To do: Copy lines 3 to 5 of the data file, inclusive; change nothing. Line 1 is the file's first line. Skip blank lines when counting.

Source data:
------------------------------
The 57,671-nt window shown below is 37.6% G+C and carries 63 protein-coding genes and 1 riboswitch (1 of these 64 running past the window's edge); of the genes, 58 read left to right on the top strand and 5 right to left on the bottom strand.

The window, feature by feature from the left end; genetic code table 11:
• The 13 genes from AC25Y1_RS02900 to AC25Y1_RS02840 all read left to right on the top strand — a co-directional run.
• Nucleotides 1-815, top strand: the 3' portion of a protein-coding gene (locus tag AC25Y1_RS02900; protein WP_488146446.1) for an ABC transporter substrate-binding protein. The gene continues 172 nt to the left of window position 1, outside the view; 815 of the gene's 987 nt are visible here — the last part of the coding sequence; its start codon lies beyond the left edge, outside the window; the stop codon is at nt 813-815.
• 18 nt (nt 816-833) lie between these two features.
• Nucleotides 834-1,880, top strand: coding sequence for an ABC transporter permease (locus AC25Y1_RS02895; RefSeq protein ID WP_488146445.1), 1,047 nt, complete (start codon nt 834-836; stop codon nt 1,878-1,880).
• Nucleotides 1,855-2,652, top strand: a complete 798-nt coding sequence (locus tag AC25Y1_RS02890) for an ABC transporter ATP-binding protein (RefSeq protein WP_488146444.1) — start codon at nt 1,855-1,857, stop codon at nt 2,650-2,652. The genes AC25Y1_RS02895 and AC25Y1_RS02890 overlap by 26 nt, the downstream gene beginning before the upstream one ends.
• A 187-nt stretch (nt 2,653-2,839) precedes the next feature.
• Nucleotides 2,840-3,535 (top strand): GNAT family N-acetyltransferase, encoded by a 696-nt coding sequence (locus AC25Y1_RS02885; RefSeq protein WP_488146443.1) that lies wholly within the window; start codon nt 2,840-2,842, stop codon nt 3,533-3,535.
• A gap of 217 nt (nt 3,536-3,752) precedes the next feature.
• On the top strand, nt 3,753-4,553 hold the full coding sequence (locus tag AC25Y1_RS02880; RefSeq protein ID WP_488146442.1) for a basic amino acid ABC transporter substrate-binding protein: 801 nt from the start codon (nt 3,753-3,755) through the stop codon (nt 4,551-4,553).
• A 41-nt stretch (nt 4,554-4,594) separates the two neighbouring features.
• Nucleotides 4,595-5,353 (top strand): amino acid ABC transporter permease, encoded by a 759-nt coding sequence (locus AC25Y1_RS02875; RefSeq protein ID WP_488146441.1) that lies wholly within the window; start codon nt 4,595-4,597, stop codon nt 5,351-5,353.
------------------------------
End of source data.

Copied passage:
• The 13 genes from AC25Y1_RS02900 to AC25Y1_RS02840 all read left to right on the top strand — a co-directional run.
• Nucleotides 1-815, top strand: the 3' portion of a protein-coding gene (locus tag AC25Y1_RS02900; protein WP_488146446.1) for an ABC transporter substrate-binding protein. The gene continues 172 nt to the left of window position 1, outside the view; 815 of the gene's 987 nt are visible here — the last part of the coding sequence; its start codon lies beyond the left edge, outside the window; the stop codon is at nt 813-815.
• 18 nt (nt 816-833) lie between these two features.